Samsung has boosted the camera resolution from 5-megapixels to 8-megapixels, instead of a dedicated shutter; you tap the virtual shutter, which is fairly quick if not quite as nippy as the offering on the iPhone 4.

There are plenty of manual controls. Adjust the ISO from 100-800, choose from five white balance settings and choose between three metering settings. Samsung has also included Smile Shot, Beauty, Action, Cartoon and Panorama scene modes. Alongside auto focus, Macro mode captures sharp shots to around 10cm and there's an effective Face Detection mode.

Still results are pleasing, the S2 is pretty good at controlling noise, and we'd like them to be a little sharper, colours are very natural. The S2 shoots HD video at 720p and 1080p at 30fps and results are pleasing; it's smooth, with natural colours, perhaps lacking a little definition.

Samsung Galaxy S2: Music

Music Hub lets you browse and buy tracks from 7Digital, downloading directly to your phone, expect to pay around 99p. It's very well laid out with Featured, Genres, My Music and My page icons along the top.

Confusingly there's also a Music Player, the interface is very similar, although can create playlists here. We've no complaints about the sound quality, when you plug some headphones into the 3.5mm jack, and here you can access nine Equalizer modes and some Sound Effects, including the useful Bass enhancement and Wide.

Samsung Galaxy S2: Battery

With WiFi on, maximum brightness, moderate browsing, some video and photos we got into our second day. One of the most useful features is Task Manager, where you can view and kill active applications and clear the RAM, and you can enable Power Saving Mode to cut in when the power gets to 50%

Samsung Galaxy S2: Verdict

Our main complaint about the S2 is the build. It's doesn't feel premium and considering it will set you back close to £700 on pre-order, this isn't good enough.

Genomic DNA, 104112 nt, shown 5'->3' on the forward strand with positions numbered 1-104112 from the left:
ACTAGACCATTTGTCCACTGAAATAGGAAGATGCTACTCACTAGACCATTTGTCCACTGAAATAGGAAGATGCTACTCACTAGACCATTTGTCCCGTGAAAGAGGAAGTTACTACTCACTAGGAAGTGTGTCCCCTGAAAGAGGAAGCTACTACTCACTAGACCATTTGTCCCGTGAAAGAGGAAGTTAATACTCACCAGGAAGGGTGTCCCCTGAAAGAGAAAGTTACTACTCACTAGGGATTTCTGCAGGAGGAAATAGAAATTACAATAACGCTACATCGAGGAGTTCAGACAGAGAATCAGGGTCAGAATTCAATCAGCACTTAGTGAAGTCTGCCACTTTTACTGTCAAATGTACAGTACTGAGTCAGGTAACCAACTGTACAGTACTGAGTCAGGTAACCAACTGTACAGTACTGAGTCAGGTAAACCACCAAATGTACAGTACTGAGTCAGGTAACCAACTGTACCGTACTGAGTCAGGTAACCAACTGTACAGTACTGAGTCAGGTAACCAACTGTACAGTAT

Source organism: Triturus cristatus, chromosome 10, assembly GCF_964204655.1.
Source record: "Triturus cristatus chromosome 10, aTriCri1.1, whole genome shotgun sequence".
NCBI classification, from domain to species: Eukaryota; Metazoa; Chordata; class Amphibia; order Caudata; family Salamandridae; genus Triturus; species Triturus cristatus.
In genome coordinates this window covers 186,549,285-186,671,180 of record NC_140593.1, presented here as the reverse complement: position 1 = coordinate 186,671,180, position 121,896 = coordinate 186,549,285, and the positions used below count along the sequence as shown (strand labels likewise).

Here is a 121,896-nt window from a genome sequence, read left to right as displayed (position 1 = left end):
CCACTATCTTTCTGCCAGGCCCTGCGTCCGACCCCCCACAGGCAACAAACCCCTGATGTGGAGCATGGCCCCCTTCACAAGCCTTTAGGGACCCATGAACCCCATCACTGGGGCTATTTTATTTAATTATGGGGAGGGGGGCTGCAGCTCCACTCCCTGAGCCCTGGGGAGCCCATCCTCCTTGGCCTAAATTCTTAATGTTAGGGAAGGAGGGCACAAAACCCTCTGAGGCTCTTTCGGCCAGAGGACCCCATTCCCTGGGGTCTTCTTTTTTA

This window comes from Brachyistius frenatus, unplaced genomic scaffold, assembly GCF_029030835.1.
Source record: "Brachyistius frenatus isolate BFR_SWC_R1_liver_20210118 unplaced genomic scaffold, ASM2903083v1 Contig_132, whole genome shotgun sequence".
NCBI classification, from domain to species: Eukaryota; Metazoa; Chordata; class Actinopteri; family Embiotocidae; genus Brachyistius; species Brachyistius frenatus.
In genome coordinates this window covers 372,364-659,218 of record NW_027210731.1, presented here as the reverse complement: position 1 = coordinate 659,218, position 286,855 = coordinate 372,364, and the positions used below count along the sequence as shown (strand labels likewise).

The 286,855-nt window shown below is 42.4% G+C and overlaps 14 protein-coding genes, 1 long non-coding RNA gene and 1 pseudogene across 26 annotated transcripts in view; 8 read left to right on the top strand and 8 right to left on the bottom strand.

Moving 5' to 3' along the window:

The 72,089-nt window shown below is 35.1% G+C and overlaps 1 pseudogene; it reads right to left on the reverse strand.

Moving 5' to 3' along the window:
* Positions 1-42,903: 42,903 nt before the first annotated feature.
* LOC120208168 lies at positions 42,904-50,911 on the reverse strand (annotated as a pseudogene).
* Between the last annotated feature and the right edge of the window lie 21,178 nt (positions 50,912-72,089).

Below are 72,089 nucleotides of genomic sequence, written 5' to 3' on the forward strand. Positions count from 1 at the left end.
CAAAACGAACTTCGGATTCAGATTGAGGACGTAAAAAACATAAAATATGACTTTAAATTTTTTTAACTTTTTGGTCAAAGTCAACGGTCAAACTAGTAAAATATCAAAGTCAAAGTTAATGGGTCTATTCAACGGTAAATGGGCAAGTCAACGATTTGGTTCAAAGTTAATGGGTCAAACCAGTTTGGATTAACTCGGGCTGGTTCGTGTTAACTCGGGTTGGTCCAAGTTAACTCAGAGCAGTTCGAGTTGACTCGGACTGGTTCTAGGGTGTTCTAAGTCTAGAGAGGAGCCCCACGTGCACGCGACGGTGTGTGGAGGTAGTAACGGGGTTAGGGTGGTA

From the HTC Incredible S to the Sony Ericsson Xperia Arc, there have been some great Android handsets this year; however none have been fantastic, until now. Combining top-notch connectivity with one of the best screens available on a smartphone, backed by a powerful dual-core and good camera, the Samsung Galaxy S2 is quite simply a fantastic phone; we just wish the Korean giant had produced a handset with build closer to the feel of a top-end HTC or Apple handset.

Samsung Galaxy S2: Other features

Samsung's included motion controls. Hold an app down then move the phone left or right to scroll through the homescreens and reposition it. Elsewhere hold two fingers on the screen and move towards you and away from you to zoom in and out. We're not sure how useful these are - to us they felt awkward, but maybe with more time with the phone you will become more familiar with them.

Polaris Office lets you create and edit Word, Excel and Powerpoint documents. In portrait mode we did find the keyboard a bit cramped and frequently tapped the wrong keys and the predictive text isn't as impressive as the iPhone 4. Alternatively the Swipe keyboard detects words as you drag your fingers over the keys, it works pretty well, although frequently didn't recognize our choices, although this probably has more to do with us hitting the wrong keys. In landscape mode typing is far easier.

Elsewher you get Exchange Activesync, and Kies Air for accessing phone content over WiFi from a PC.